Red, white and bluegrass

Kellish Hill Farm offers fun the old-fashioned way

I could have easily passed the barn known as Kellish Hill Farm if I hadn't been looking for it, and actually did. I was driving down Pompey Center Road, moving fairly slow so as not to pass my destination. Then I saw it: a modest building with a log cabin set to its right. In front, plenty of room for guests to park.

I wasn't sure what to expect upon entering, but as soon as I opened the door, it hit me. The place exudes charm and warmth; it's a world all its own. Knick-knacks, collectibles, signs and framed pictures adorn the walls, tables and shelves inside the barn that dates back more than 60 years. A group of musicians, some standing, some sitting, gathered in a circle toward the back of the barn, instruments in hand, playing bluegrass like no one's business. It was a Sunday afternoon around 3 p.m. and they wouldn't break until just before midnight.

"Hours disappear," said owner Kathy Kellish. "I get out of doing the chores at night."

Every Sunday starting at 1 p.m., Kellish holds a jam session where musicians from far and wide are welcome to join in and play their mandolins, autoharps, acoustic guitars and dobros. At 5 p.m. a potluck dinner is served. Kellish and her husband Rick Harding provide the main course while guests come armed with delectable sides to serve. The music beats on until the late evening hours.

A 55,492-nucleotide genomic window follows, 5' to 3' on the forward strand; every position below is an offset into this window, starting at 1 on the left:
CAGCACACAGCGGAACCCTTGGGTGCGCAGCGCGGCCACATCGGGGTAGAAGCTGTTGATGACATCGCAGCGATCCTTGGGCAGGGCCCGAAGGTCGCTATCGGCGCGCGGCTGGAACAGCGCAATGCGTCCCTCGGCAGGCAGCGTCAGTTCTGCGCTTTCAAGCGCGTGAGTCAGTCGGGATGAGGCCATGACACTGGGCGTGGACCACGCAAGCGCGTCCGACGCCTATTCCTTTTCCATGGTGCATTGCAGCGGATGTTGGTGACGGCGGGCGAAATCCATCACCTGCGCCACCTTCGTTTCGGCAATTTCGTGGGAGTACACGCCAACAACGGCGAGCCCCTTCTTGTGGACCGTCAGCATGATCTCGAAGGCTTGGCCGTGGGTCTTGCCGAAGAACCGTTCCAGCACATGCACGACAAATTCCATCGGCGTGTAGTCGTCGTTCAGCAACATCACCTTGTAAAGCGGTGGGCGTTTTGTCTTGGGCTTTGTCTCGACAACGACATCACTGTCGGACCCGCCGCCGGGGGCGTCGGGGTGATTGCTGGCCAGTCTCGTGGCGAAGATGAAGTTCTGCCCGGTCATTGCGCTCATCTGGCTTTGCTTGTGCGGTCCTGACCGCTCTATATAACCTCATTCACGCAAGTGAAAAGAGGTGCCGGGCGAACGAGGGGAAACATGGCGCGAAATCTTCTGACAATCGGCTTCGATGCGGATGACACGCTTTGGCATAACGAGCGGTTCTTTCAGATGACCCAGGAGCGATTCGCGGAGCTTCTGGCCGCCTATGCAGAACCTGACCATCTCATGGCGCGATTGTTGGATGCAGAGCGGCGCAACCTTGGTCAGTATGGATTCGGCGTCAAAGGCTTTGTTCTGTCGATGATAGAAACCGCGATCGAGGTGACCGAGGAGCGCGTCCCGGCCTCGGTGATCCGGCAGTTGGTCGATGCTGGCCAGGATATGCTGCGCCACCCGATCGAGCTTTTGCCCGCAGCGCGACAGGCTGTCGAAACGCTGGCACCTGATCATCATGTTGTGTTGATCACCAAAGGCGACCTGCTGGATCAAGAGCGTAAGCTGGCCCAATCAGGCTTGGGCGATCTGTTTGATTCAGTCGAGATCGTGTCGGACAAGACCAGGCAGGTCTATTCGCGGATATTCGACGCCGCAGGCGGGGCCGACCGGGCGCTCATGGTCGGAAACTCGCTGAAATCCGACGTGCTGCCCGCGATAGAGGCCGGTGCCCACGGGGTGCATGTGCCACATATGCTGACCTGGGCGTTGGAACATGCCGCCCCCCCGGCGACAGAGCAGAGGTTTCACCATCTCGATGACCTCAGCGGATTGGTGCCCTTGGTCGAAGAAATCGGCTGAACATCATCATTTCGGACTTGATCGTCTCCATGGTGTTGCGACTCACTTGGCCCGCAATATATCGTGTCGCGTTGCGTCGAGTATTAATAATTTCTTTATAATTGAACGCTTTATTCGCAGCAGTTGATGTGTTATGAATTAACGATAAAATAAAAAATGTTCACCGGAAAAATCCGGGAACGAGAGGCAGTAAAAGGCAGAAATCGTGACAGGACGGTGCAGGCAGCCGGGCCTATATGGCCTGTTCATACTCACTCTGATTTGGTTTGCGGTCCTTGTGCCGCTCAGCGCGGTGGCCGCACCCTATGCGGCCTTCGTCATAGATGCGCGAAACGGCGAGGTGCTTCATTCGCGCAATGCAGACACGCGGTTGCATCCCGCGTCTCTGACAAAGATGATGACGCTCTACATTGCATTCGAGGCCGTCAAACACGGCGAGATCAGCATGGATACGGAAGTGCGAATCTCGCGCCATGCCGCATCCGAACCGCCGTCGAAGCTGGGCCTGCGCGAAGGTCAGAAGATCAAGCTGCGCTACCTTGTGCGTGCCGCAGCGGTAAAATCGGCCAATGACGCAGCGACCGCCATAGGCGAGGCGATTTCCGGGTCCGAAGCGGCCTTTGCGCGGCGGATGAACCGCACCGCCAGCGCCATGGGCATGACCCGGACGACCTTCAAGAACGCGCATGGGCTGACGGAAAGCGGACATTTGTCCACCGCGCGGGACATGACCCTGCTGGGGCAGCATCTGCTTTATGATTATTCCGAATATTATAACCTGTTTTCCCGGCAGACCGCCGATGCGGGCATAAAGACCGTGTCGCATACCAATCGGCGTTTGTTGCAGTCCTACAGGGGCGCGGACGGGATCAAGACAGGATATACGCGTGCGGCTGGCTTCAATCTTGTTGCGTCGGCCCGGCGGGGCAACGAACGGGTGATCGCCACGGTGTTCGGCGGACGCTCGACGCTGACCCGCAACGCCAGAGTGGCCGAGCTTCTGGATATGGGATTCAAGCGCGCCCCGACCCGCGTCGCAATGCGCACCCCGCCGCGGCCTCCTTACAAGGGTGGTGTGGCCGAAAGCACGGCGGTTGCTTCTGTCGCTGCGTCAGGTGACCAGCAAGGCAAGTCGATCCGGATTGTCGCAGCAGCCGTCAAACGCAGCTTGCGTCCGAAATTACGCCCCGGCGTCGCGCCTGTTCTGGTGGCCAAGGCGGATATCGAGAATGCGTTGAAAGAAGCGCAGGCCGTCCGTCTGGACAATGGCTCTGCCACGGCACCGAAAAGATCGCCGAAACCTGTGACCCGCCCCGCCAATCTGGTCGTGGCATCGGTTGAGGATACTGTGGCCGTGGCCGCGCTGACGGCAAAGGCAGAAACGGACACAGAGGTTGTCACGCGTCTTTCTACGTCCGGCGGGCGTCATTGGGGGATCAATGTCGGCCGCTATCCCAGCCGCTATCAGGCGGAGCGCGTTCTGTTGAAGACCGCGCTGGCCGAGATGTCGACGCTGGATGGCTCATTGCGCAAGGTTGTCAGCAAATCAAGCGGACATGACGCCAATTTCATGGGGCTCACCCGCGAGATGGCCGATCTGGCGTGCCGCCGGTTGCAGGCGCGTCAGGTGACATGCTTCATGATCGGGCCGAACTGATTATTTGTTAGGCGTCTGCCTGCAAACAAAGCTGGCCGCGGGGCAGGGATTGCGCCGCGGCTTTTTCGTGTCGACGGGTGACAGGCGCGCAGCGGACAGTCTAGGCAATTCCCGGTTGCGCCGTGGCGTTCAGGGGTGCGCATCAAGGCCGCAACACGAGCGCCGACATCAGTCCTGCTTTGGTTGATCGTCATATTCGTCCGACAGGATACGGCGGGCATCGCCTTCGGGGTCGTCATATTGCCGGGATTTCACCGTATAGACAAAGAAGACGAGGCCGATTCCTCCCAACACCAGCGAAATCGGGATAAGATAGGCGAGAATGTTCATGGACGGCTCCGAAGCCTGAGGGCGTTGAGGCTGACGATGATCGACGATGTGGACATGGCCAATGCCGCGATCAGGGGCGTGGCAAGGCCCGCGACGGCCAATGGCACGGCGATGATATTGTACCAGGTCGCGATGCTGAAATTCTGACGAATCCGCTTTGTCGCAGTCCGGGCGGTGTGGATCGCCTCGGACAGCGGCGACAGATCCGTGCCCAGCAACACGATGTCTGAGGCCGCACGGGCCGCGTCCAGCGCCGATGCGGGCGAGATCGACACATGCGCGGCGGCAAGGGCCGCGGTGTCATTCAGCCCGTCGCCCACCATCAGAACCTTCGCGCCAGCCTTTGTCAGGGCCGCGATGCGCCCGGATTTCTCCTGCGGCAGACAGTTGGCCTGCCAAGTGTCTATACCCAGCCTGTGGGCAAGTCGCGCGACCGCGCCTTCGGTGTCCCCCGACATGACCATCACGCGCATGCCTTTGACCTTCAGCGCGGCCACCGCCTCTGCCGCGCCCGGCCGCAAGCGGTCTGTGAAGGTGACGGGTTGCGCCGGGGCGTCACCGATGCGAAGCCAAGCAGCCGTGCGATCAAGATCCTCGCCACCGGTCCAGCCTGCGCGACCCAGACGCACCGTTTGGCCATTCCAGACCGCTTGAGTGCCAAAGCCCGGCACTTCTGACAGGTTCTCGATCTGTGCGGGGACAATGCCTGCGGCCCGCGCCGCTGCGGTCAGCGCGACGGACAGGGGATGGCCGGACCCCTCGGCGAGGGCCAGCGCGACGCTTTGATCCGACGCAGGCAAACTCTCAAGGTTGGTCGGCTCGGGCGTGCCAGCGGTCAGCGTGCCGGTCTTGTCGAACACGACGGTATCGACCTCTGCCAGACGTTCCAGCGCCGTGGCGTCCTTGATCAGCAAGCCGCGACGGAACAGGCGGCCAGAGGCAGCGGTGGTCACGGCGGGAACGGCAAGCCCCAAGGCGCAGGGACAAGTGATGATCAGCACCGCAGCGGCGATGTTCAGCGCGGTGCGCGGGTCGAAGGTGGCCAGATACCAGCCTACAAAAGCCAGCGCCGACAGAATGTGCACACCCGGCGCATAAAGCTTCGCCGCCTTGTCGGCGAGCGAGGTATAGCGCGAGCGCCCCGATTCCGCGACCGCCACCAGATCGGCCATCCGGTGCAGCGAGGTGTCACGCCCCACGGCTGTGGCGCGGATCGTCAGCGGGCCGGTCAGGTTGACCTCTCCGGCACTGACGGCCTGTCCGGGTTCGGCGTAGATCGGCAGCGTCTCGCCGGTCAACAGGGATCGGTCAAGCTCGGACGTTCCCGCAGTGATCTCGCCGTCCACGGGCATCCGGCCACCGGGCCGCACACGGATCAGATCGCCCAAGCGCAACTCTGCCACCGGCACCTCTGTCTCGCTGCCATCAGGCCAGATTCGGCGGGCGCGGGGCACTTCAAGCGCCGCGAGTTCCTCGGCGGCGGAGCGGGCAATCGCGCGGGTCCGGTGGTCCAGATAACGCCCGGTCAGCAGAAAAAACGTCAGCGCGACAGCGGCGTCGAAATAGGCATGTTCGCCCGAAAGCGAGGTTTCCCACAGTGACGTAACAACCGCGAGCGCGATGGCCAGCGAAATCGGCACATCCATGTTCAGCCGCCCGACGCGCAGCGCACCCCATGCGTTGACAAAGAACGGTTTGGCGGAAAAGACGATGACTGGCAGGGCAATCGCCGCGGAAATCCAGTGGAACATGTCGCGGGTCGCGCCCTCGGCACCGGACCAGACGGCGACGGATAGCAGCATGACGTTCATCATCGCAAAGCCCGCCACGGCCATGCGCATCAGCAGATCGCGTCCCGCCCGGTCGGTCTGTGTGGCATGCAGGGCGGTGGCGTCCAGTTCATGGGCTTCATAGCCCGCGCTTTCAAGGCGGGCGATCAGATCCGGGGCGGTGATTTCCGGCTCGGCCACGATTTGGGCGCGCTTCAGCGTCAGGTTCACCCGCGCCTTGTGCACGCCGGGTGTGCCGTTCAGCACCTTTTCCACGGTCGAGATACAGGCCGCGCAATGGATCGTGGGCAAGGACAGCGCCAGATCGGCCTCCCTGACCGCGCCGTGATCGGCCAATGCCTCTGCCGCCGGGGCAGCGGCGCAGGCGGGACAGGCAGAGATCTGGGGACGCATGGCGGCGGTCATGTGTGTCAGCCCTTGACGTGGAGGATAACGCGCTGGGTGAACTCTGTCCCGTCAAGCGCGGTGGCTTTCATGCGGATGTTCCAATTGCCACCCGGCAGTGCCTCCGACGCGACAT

"I feel this is the right purpose for this farm, in opening it up to the public and having them come out," Kellish said. "Everybody leaves their worries at the door. They come in here, they have a good time, they can express themselves."

Mary Crandall of Manlius walked in just ahead of me, toting her guitar and finding a place next to a table not far from the entrance. I asked her what draws her to these weekly events. She described them as simply, "friends getting together."

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